Talking About Money Helps with the Best Mortgage Deals
3 minute read
Financial affairs are an intensely private matter, but a current TV campaign, by Lloyds Bank, is highlighting the need for people to discuss money with family and partners; it is a question of trust. It is still commonplace for some (especially older) couples to have a joint bank account, often managed by one party (usually male). In the event of their death, the other party can be left in limbo. In some cases, it can take months to unravel the state of personal finances, especially if there are unexpected debts, or unpaid mortgages.
Consequently, it is important that people take responsibility for their own finances: setting up a bank account is the first priority. Next, is working out income and expenditure, paying off credit cards in full each month for the simple reason that – at some stage – we all want to borrow a significant sum, whether for a car or, most important – for a home. That means sustaining a healthy credit score.
Buying a home is probably the biggest financial commitment for anyone, but having a reputation for debt can deter lenders, and could have an adverse impact on the terms of any deal offered. Few people are aware that, whatever their interest in politics, they should ensure they are registered on the Electoral Roll, to aid credit checks. It doesn’t mean you have to vote, if you don’t want to, although being registered does imply that an individual is a ‘responsible person’. With a high proportion of purchases made on a joint mortgage, both parties must be honest with each other about the state of their finances (including student debt) from the outset, when planning a future together. This is because a joint application means that credit histories are linked, allowing lenders to check both at the same time; should one party have a bad record, through no fault of their own, it could have implications for both.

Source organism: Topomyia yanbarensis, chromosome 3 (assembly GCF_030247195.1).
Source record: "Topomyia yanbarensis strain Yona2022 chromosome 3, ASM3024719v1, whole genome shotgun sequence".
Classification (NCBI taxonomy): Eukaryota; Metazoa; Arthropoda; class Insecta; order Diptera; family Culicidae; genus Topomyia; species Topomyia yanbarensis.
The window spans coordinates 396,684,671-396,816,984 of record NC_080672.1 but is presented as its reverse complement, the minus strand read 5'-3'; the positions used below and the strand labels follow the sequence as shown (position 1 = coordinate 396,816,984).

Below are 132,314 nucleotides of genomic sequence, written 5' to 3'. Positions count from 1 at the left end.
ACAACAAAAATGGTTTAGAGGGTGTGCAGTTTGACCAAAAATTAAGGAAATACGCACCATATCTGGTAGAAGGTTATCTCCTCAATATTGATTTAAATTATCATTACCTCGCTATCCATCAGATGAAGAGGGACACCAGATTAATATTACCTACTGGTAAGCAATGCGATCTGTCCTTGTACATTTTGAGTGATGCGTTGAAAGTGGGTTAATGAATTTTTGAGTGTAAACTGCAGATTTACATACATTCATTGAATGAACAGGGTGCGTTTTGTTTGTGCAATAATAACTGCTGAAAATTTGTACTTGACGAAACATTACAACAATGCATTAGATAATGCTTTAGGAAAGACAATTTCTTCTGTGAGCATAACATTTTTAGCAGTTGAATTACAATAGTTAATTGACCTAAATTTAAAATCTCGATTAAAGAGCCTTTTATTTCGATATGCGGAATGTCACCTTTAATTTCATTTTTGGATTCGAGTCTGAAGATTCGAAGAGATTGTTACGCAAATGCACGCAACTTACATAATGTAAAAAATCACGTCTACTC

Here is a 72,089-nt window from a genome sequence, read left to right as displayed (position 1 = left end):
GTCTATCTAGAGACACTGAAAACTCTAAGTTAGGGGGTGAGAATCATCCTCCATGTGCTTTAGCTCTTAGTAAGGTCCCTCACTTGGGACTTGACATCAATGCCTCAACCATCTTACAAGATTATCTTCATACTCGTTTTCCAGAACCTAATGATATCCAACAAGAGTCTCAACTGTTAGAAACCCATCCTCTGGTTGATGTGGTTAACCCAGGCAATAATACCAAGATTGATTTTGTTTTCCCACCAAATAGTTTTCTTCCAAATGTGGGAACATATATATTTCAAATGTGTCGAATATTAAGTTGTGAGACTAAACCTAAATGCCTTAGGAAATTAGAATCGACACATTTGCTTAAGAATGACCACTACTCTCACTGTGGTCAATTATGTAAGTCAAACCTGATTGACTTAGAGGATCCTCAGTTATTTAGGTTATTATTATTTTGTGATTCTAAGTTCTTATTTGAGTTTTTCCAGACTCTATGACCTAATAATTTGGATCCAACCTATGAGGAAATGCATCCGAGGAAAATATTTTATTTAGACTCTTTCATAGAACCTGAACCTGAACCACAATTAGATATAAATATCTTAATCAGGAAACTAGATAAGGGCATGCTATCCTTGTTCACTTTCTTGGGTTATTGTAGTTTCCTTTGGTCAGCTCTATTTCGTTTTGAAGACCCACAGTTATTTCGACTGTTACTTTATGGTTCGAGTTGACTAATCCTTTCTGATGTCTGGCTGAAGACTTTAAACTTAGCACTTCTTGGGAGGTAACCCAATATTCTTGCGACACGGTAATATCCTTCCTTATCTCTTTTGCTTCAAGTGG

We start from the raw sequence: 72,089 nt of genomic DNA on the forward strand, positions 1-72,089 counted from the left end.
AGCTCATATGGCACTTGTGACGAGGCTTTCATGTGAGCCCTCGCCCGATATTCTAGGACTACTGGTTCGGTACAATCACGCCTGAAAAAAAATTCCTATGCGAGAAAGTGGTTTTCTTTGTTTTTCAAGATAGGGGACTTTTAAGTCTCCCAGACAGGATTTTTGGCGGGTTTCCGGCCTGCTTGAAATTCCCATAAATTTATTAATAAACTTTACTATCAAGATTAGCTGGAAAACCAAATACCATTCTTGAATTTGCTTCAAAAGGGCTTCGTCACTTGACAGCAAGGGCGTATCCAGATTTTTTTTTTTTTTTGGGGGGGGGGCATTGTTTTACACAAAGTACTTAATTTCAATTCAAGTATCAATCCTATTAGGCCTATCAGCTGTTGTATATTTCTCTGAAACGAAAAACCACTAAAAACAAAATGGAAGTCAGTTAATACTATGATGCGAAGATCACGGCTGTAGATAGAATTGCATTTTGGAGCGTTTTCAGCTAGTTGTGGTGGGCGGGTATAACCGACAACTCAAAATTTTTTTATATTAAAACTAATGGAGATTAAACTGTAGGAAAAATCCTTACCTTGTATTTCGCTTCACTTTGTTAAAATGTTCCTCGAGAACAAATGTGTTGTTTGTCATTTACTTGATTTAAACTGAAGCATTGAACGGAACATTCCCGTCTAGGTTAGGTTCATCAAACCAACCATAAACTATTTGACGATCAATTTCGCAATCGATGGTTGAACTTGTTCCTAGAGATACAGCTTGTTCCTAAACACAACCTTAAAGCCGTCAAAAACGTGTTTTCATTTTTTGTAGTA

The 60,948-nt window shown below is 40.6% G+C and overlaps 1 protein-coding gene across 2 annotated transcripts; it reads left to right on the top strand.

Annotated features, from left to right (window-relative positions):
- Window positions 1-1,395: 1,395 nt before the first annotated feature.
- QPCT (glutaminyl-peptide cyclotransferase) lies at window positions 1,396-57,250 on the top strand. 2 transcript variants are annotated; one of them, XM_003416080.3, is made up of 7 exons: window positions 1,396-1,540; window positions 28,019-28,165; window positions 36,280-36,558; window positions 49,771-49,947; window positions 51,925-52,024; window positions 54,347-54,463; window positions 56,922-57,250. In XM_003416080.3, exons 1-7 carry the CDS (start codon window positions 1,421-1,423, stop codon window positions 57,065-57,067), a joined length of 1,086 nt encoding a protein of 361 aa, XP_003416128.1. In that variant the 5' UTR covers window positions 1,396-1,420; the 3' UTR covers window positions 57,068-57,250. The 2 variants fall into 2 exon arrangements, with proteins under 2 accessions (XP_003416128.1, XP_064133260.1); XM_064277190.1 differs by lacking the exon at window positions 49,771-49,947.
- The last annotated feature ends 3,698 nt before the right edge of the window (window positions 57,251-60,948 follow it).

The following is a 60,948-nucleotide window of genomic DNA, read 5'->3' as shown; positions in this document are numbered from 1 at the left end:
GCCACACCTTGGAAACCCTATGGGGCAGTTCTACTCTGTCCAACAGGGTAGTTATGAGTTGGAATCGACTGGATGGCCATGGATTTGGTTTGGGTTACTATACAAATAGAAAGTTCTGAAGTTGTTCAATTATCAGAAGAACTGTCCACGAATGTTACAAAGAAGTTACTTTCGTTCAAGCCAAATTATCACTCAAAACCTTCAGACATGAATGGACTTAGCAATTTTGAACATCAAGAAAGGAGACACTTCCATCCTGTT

However, once approved, it is sensible to agree a budget for joint expenses, including mortgage, energy costs, insurance and even food; it is also wise to agree an ‘emergency fund’ for the unexpected (replacing equipment or maintenance). Whilst retaining their own personal bank accounts, both parties can then agree to contribute a set amount each month to a joint account, for shared management.
When people may have more than one job, work part time or are self-employed, getting the right advice to realise your ambitions is imperative, enabling deals to be tailored to individual needs. Skilled specialist advisers can be consulted on an on-going basis, when plans develop, circumstances change, perhaps with the unplanned arrival of a baby, a partner’s illness or death, and opportunities to invest in home improvements. No-one can afford to ignore liabilities, so taking the initiative to seek help and guidance, enables solutions to be found – even at the most difficult times.